Ben Weasel is one of most maligned, polarizing and interesting characters in the punk scene. He’s captained two defining bands, authored 2 books, is presently working on a musical and has effortlessly pissed off most of the “punk” scene. Gonna apologize in advance if I get anything wrong and do my best shed some light on a nasty rumor or two. Strap in and take a ride to the punk house.

Ben’s first and most notable band Screeching Weasel started in 1987 in Prospect Heights Illinois and became a fixture in the chicago punk scene. Their alumni over the years has boasted some heavy hitters such as Mike Dirnt, Mass Giorgini, Aaron Cometbus and Dan Vapid. They are probably the most influential band to pop punk/power pop/emo since the Ramones. Their brand of punk has covered quite the broad spectrum from weird pop culture fantasies to the pretentiousness inherent in the more leftist portion of punk rock.

1987 brought us their self titled debut. The album was around only briefly at the time as Underdog Records had no interest in re-pressing after the initial copies sold out. It was re-issued in 1997 by VML Records. This album is great for the hard core fans but easily their worst or best album depending on perspective. I enjoy it but would not play it to introduce someone to the band. The highlight is early versions on some of the band’s better known songs being, Murder in the Brady House, My Right, Hey Suburbia, and I Hate Led Zeppelin. It’s worth a listen if you love Screeching Weasel or just some kind of music nerd.

In 1988 Weasel put out Boogada, probably their best known album. This was their debut on Lookout Records. This featured better produced versions of a few tracks off of their first album. This effort sees the beginnings of their transition from strange near hard core to the pop punk powerhouse they are today. One of the stand outs on this is Nicaragua which seems like a fuck you to the over sensitive crusties. This was also one of the first appearances of the famed cartoon weasel character.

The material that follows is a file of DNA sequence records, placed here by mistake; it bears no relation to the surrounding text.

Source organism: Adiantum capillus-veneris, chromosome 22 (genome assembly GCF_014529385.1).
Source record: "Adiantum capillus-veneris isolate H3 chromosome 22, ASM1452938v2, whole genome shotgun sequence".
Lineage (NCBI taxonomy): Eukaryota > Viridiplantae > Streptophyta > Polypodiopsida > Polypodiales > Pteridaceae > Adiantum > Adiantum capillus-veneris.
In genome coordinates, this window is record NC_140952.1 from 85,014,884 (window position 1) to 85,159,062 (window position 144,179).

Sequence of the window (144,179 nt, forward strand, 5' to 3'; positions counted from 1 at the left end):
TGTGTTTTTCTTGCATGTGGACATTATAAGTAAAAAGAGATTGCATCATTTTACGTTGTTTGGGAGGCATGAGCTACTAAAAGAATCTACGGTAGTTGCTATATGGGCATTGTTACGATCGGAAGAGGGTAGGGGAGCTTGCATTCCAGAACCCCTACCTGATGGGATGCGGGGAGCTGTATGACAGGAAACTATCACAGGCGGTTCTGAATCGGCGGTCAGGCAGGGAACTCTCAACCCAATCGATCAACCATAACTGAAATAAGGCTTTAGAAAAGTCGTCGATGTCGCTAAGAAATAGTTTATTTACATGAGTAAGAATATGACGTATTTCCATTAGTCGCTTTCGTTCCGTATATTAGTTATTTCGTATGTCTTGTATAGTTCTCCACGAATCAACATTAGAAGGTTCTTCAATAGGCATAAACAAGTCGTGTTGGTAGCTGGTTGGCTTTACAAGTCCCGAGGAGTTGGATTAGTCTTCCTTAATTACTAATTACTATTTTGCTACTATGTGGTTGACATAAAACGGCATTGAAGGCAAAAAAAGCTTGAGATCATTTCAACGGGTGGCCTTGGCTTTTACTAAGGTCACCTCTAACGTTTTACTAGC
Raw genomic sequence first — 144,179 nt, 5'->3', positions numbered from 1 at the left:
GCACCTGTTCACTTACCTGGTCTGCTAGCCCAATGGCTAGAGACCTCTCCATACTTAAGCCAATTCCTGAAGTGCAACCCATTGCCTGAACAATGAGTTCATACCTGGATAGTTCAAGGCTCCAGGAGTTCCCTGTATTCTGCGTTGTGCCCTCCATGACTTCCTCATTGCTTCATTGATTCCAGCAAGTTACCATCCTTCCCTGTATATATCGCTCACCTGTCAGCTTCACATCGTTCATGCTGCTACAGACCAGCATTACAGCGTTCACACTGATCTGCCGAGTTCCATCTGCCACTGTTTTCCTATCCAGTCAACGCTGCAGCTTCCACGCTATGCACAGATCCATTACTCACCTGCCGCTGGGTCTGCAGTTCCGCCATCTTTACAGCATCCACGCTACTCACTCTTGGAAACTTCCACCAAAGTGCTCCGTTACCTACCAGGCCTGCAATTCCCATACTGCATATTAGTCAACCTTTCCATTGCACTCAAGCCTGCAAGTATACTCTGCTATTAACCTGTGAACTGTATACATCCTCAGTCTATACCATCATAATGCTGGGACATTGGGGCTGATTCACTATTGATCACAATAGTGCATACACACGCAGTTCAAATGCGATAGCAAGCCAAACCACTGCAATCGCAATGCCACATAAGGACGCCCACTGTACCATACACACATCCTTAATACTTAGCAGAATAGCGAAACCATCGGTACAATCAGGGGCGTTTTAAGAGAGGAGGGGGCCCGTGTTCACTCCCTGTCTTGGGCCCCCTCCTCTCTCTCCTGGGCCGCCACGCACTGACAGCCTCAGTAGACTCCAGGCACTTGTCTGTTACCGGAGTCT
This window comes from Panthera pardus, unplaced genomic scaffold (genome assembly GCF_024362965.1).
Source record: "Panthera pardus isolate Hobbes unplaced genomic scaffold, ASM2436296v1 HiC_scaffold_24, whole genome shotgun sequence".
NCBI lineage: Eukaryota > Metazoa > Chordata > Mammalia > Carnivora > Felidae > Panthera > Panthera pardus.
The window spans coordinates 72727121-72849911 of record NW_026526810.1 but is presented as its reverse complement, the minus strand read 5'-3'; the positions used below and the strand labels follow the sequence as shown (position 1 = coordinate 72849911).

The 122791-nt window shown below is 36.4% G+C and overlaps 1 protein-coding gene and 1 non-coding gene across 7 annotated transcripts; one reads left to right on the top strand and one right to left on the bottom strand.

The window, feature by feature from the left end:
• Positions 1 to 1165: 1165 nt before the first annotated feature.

1991 gave us My Brain Hurts. This showed the band in the more pop punk/ Ramones-Core direction. This featured backing vocals with the edition of Dan Vapid and a better, more rounded out sound. A highlight from this is one of my favorite Weasel songs, Science of Myth, a song that still affects me to this day. This release took the weasel to new heights in popularity.

In 1992 Weasel released an album that changed my view on punk rock in general and was the first one I ever heard. It was titled Ramones. This is a cover of the entire first Ramones album done in Screeching Weasel’s own break neck pace. The repress also had the Formula 27 EP tacked on at the end and is entitled Beat Is on the Brat. This is the version I got. This was their first album to be recorded at Sonic Iguana studios with Mass Giorgini producing, a unit that has put out many of pop punk’s greatest releases.

Following the Ramones celebration was 1993’s Wiggle. The band’s most solid album. It featured a number of songwriting collaborations with Joe Queer and one with Aaron Cometbus. The highlight of this is the entire album. Though Crying in My Beer and High School psychopath near have their own life beyond this release. Supposedly there have been regrets about some of the songs chosen for this album which I don’t get personally.

Also 1993 brought us Anthem for a New Tomorrow, yes they are that fast. This was a bit more straight up than Wiggle. I think part of that was the bulk of the tracks were written strictly by Ben Weasel. It continued their legacy as pop punk titans. Their instrumentation and lyricism had jumped by leaps and bounds at this point.

1994 brought what was initially going to be Weasel’s last album, How to Make Enemies and Irritate People. Dan Vapid had left the band at this point. Green Day’s mike Dirnt had been recruited to fill in. The recording does show the strain the band was feeling. It was still a great album nonetheless. It’s still classic Weasel even if a bit tired. This also marks their final release with Lookout Records. It really looked the Weasel was out to pasture.

1995 brought us an interim album, Kill the Musicians. This is packed with a bunch of goodies such as b sides and vinyl only stuff. A definite must for the hard core Weasel fan.

Cut to 1996. Reformed Weasel with a new album, Bark like a Dog on a new label, Fat Wreck Chords. This alum sounds a lot more alive and in tune with Screeching Weasel than their prior effort. They sound more alive. This was their only album to hit Billboard at #34. Bark gave us Cool Kids which is an excellent Weasel track.